Wilson did know what was best for her career. Capitol Records was a singer's label in the '50s and '60s. The label had tremendous success with Frank Sinatra, Nat King Cole, Dean Martin, Peggy Lee, Mel Tormé, Julie London and Lena Horne. The label understood how to market singers, often at the expense of other genres. Remember, this is the label that initially passed on the Beatles, and couldn't figure out how to sell the Beach Boys masterpiece Pet Sounds because it didn't fit the label's preconceived notion of the group. Capitol may not necessarily have been hip, but it could sell singers, and Nancy Wilson was and still is one of those.

Choosing Levy as her manager was brilliant. Levy's stable included a number of jazz heavyweights such as Adderly, Ramsey Lewis and George Shearing. Levy would often sell Wilson and one or more of her stablemates as a package deal. These double and triple bills enhanced Wilson's visibility, and when she hit the pop charts, she left her stablemates in the dust. "We were like one big family as far as the music was concerned," Wilson says. "It made for great concerts. I work still, to this day, with Ramsey Lewis. It's been a wonderful way to do it. It's given all of us longevity."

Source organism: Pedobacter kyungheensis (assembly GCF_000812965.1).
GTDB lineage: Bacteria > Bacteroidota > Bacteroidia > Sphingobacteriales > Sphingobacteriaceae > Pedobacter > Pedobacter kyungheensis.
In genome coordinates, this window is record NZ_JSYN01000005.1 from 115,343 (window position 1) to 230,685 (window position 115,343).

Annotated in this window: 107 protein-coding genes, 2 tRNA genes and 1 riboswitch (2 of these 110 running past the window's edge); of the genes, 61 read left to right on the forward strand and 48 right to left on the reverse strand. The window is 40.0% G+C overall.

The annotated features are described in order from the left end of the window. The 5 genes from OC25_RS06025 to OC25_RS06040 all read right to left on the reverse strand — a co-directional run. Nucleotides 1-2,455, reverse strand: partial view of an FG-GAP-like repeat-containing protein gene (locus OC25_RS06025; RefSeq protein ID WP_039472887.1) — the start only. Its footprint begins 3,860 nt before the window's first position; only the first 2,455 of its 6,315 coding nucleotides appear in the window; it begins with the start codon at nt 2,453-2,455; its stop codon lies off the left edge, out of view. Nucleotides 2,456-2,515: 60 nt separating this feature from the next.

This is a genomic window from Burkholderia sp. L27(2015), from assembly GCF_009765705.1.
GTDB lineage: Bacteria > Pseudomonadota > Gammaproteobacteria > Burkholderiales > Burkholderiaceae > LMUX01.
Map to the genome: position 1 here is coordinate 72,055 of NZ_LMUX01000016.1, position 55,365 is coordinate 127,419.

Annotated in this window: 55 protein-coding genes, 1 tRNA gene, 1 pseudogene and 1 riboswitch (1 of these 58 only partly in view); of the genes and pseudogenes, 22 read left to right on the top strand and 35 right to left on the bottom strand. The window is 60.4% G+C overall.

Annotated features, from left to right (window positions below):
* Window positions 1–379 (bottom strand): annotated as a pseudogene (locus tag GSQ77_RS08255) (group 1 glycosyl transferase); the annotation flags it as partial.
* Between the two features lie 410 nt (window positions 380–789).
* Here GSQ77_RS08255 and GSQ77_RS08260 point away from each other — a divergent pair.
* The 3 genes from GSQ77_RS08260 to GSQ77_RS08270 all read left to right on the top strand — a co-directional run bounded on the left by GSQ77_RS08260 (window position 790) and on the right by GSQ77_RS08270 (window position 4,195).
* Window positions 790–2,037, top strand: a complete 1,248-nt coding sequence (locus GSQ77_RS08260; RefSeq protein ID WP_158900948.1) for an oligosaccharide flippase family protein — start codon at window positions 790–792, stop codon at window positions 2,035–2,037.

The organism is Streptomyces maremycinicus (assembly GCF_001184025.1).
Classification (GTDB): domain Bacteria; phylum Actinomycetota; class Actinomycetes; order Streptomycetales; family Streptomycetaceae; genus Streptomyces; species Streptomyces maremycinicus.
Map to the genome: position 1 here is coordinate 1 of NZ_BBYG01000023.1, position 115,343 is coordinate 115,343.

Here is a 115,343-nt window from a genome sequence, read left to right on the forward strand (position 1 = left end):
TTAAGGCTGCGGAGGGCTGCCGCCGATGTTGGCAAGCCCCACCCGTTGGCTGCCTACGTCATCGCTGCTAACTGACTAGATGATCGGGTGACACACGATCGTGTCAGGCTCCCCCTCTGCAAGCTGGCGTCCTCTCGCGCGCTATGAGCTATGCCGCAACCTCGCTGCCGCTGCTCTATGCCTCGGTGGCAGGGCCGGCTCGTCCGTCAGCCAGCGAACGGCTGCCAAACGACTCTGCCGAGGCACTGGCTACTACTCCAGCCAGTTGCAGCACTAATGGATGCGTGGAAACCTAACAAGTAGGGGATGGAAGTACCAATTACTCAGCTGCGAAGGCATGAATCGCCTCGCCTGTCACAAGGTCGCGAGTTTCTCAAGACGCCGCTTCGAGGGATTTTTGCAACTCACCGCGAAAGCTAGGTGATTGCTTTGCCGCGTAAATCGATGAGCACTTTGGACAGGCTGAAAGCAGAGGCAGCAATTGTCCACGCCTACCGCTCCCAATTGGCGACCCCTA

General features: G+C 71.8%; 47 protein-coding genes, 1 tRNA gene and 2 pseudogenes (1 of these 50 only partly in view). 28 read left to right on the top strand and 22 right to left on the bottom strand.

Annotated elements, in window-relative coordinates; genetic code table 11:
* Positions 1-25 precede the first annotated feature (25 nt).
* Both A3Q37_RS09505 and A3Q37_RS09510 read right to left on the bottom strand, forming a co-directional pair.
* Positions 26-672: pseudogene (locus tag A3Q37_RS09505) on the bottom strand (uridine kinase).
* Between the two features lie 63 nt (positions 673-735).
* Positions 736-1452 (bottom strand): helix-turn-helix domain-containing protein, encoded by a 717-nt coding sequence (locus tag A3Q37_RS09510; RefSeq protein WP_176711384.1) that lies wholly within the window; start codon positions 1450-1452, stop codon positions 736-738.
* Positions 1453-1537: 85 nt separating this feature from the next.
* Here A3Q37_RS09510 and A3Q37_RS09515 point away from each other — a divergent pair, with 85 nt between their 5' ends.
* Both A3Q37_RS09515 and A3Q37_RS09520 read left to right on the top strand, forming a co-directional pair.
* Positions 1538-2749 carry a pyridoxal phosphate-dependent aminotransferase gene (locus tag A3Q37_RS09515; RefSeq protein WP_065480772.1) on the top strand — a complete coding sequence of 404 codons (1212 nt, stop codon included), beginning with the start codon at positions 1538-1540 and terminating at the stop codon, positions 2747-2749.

Wilson's career started to sail quickly. She scored a hit with "Save Your Love for Me" in 1959, and by the mid-'60s was one of Capitol Records' best-selling artists (though her promotional literature's claim that she outsold the Beach Boys during that period doesn't hold up to scrutiny). She took home a Grammy for "How Glad I Am" in 1964 and in 1967 hosted The Nancy Wilson Show on NBC. Wilson would be the first African-American to host a network variety show since Nat King Cole's highly rated program failed to garner advertiser support and was canceled in the '50s. (Cole once said of the TV show that Hollywood was afraid of the dark). Wilson's Emmy-winning variety show was highly regarded but lasted only one season. No matter, her singing career was keeping her busy.

In the late '60s and early '70s Wilson's sound became more pop-oriented. She had always been a popular standard singer more than anything else but was filed under the jazz umbrella because of her early recordings with Shearing and Adderly. Even if she was on the jazz periphery with her pop recordings, her arrangements, often done by Billy May, Gerald Wilson and Oliver Nelson, had strong jazz sensibilities, and many of her musicians were jazz pros.